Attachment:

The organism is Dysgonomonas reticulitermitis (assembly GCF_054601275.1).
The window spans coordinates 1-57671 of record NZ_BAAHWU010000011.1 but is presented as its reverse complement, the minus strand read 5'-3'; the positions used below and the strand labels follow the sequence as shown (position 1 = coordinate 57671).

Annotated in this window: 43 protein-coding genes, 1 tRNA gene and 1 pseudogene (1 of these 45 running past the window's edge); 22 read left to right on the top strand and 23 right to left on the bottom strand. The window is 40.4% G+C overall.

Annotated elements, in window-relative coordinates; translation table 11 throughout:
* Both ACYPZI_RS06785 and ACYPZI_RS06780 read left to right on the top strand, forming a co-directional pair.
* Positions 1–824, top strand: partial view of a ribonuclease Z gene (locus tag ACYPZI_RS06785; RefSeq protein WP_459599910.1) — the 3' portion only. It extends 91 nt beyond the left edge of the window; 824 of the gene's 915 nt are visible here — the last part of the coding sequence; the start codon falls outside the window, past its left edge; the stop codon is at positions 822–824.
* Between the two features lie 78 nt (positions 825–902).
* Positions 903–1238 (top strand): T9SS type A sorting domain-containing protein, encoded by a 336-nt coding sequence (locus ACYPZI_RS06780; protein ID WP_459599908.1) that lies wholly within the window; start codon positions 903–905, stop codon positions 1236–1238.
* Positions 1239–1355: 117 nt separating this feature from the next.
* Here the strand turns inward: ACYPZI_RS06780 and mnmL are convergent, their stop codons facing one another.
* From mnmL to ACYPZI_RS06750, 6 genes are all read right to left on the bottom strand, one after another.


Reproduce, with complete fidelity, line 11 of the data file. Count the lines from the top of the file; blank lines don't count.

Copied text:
* From mnmL to ACYPZI_RS06750, 6 genes are all read right to left on the bottom strand, one after another.